2. SS will pay at 100% for next 25 yrs. even if there are no changes.
3. Minor modifications only are needed to be sure the program continues to pay at 100% for at least another 75 years after that. In that regard, as Bert Lance once said: “If it ain’t broke, don’t fix it.”
4. Reaching that result should be done in the normal legis. process (hearings, votes, etc.), not at the point of a deficit ceiling gun.
5. Resist the temptation to do a reverse Robin Hood by stealing from the SS Trust Fund to pay for the deficit caused by other programs. This is what the Ryan bill (see Article VIII) does and many other proposals currently being floated do, despite deceptive spin to the contrary. That is exactly why proposals should be calmly deliberated in the normal process. As a Senior, I certainly don’t want to contribute from my SS for the multi-trillion dollar tax cut given by W to the wealthy.

Last Man Laying Down

July 20th, 2011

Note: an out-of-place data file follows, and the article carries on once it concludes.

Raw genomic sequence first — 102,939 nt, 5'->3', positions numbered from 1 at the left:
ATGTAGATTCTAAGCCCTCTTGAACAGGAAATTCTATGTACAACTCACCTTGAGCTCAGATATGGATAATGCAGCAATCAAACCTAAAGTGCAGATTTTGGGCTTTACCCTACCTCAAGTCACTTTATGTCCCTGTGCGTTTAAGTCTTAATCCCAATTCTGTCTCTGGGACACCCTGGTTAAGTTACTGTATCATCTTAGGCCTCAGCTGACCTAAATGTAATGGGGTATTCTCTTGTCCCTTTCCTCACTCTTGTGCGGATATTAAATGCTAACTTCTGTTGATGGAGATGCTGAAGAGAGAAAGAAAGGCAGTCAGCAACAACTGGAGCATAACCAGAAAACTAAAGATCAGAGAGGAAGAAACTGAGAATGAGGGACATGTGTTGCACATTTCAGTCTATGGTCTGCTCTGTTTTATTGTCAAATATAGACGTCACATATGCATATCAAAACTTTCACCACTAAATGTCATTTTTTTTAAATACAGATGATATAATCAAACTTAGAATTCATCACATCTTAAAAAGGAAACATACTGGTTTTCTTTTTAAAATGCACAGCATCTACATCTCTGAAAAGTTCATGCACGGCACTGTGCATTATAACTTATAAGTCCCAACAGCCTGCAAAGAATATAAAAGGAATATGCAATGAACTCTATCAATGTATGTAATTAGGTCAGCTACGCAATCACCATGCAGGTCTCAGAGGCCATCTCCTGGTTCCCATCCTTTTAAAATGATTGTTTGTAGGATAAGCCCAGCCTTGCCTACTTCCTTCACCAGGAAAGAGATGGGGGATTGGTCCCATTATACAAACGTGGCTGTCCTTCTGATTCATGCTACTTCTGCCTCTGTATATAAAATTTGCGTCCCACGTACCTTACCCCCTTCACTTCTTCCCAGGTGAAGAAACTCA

1:11 pm

A deal will be made. The rest of what all of you are saying is just wasted breath, or perhaps keystrokes.

OMG...Really

July 20th, 2011
1:13 pm

Td,

These are good points that you attempt to make but unfortunately some appear to be built upon myths and other completely unrealistic. Taken in order.

1: The health care law creates jobs in and of itself. Good or evil, every study outside of those done by partisan, hate everything D’s do groups back that up. Second, the whole idea that the bill is having this impact on small business is a right wing myth that has come to be seen as fact when viewed through the partisan lens.

2: This one I’m torn on. I’ll agree that more exploration is warranted but here there is more at stake. I’m leery of opening up areas like anwr for the same reason that I am leery of opening up more near-shore drilling: the track record of cost benefit analysis of the companies always seems to come down on the side of cutting corners and damn the consequences. I can agree with you on the exploration of the shale but even if all of those things are done the economic impact is too far off to have any effect on the issues at hand.